Richard Serra, “Balance”

INSPIRED BY how people relate to the physical space around them.

LOVED FOR his monumental steel sculptures exploring minimalism. As one of the preeminent modern sculptors of the 20th century, his work has been featured around the country and world, from the Museum of Modern Art to the Guggenheim, the Galleria La Salita in Rome to Museum Boijmans Van Beuningen in Th e Netherlands, and beyond.

This summer, the Kimball Art Center will feature the exhibit, Richard Serra: Prints, highlighting a rare fresh look at Serra and the way he has explored the complex relationship between his large-scale sculptures, the body, and surrounding space over his long and successful career using the medium of printmaking.

James Randle, “Family Market”

INSPIRED BY the inherent, though oft en unnoticed beauty of the world surrounding him on a daily basis.

He explains, “Most of the subjects that I am drawn to are older, damaged, broken down and abandoned buildings or objects. It is very interesting and challenging to create paintings that make the viewer question what can make an aesthetically pleasing painting.”

LOVED FOR the raw emotion expressed in his urban subject matter as well as its realistic quality and devotion to detail.
Randle uses a traditional indirect painting method, starting with one color to create the composition, and then building up layers of luminous color to create the painting. Th is reflective method allows the paint to mystically represent the layers of decay or history in the subject of the painting.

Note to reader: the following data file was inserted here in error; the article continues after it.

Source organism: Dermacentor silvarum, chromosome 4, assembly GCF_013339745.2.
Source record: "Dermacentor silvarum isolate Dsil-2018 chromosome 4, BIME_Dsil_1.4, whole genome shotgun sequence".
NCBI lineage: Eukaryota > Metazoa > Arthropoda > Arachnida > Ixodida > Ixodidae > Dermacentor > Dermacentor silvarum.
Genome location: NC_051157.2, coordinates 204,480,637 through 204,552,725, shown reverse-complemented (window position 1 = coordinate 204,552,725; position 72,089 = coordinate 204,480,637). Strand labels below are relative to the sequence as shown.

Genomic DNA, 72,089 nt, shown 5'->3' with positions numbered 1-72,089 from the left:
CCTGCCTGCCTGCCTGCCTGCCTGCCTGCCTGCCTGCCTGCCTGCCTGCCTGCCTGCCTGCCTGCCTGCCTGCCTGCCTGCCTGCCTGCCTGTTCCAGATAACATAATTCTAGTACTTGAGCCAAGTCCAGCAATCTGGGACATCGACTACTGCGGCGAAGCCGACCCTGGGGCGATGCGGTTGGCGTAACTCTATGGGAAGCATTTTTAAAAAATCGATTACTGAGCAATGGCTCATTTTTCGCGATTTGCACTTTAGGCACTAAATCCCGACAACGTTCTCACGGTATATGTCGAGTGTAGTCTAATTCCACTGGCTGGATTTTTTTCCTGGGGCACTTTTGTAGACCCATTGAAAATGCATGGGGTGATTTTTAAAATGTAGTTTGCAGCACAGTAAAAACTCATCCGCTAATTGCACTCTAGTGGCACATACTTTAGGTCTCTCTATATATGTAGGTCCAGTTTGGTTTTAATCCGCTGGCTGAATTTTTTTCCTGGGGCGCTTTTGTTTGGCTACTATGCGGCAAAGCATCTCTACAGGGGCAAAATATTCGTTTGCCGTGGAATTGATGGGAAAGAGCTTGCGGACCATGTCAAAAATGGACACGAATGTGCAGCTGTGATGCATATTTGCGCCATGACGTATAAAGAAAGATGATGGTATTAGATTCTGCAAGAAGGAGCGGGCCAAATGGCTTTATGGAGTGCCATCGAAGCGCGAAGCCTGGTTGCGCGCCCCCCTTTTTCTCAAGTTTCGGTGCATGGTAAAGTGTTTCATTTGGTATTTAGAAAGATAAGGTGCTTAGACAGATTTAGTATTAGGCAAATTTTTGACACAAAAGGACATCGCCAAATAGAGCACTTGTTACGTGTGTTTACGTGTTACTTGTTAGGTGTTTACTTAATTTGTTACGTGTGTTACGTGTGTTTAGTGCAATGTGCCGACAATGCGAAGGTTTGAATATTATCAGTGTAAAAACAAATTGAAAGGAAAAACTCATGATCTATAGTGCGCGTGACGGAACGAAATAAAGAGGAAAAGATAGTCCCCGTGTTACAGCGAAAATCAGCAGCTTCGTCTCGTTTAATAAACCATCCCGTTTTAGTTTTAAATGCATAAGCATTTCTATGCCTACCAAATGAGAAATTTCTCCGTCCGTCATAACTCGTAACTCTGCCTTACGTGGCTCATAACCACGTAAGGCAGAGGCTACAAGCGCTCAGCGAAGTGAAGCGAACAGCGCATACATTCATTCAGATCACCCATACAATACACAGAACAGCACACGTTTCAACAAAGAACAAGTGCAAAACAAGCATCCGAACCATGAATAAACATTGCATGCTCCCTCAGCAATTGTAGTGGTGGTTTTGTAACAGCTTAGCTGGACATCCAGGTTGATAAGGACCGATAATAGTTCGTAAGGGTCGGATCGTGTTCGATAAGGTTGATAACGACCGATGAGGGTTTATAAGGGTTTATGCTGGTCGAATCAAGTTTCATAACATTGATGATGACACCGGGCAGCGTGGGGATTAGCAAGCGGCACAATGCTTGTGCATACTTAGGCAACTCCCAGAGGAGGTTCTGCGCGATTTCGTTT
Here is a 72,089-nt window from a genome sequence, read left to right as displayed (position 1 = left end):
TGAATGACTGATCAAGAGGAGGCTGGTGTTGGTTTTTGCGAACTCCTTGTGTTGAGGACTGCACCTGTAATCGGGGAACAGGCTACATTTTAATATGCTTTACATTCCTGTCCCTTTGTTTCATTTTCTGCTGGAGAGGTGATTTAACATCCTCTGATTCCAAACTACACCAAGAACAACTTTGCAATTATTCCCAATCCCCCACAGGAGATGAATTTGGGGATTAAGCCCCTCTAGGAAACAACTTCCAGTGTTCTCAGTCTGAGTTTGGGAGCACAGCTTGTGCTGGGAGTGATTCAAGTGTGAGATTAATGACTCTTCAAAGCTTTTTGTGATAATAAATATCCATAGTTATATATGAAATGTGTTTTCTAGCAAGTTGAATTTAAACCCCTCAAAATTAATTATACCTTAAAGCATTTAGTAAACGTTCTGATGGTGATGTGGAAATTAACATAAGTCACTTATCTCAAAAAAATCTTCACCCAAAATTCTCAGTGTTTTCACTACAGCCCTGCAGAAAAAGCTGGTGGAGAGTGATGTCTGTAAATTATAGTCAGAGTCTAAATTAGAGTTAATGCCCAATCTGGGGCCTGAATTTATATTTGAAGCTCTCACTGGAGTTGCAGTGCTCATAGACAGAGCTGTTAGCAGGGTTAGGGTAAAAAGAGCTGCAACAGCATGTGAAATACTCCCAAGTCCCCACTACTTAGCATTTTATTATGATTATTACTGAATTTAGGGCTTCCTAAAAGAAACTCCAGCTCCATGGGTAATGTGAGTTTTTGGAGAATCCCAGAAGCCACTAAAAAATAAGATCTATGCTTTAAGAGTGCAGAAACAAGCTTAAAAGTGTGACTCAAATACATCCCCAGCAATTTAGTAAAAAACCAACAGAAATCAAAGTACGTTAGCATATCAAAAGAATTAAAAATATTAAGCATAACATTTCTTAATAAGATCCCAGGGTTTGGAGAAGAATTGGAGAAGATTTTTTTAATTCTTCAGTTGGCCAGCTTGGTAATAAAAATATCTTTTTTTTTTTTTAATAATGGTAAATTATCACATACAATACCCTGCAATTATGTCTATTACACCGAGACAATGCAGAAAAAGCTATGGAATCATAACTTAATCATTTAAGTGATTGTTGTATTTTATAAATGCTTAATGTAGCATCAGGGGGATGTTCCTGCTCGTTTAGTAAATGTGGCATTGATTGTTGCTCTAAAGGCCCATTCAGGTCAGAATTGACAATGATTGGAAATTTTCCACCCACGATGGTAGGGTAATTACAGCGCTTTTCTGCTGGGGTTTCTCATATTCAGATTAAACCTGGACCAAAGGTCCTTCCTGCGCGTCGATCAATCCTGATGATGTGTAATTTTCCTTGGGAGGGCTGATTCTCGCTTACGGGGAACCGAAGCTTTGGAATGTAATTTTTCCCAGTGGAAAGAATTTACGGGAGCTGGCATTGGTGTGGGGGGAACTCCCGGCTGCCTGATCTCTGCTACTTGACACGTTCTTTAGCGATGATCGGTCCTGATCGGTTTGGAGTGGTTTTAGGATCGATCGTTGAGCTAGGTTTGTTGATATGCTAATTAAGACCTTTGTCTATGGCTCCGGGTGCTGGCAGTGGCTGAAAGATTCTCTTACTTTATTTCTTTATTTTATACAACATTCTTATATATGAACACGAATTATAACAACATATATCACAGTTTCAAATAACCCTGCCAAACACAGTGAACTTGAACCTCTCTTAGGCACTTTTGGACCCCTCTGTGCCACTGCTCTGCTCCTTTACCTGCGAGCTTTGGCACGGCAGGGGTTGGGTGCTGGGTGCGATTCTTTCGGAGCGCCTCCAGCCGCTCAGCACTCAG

Greg Ragland, “Park City Winter”

INSPIRED BY the mysteries revealed in the early morning and late evening light.

“As I traveled I became aware that there was one thing that seemed the same no matter where I was,” said Ragland. “Sleepy small villages, waterways, harbors with boats, mountains or ancient ruins, there were diff erences depending on location, but all were still very much alike…twinkling lights in a silhouetted colorless landscape.” Each of these landcapes unwrap a quiet and peaceful beauty he eloquently captures in his paintings.

LOVED FOR his passionate collection of contemporary wildlife paintings, but also his amazing new abstract landscapes.

Ragland describes his new pieces, “These paintings take liberties by pushing color, almost at first glance to black and white. Upon further investigation, you will find lots of colors that make up the whites, along with textures of thick and thin paint. Th e compositions are sweeping and full of movement, yet still possessing the calm feeling of the moment.”

Bruce Marion, “Happy”

INSPIRED BY the freedom of painting.

He explains, “For me, painting is as natural as breathing—it’s a freeing experience that brings me great joy, but also allows me to express what’s going on inside. And I think the surfaces I create reflect that inner state—multi-dimensional, filled with beautiful color and what I think of as a sensuous texture.”

LOVED FOR vibrant paintings that capture the spirit and honesty of each subject in energizing, luminous color.

“In my wildlife paintings, these creatures have an intensity that can only come with being fully present in each moment, and in the depth of their gaze you have a window to their soul. Th is is why many of my wildlife paintings are looking directly at the viewer—to capture that depth, that majesty, that wisdom, which creates a powerful connection with the viewer.”

For an excellent opportunity to see all of these fascinating artists, along with many more, the Park City Gallery Association hosts monthly gallery strolls. From 6-9 pm on the last Friday of each month, members of the Park City Gallery Association off er a unique showcase highlighting artists, special exhibits and art events. Th ey even provide light refreshments along the way. For more information and the most current schedule, please visit parkcitygalleryassociation.com.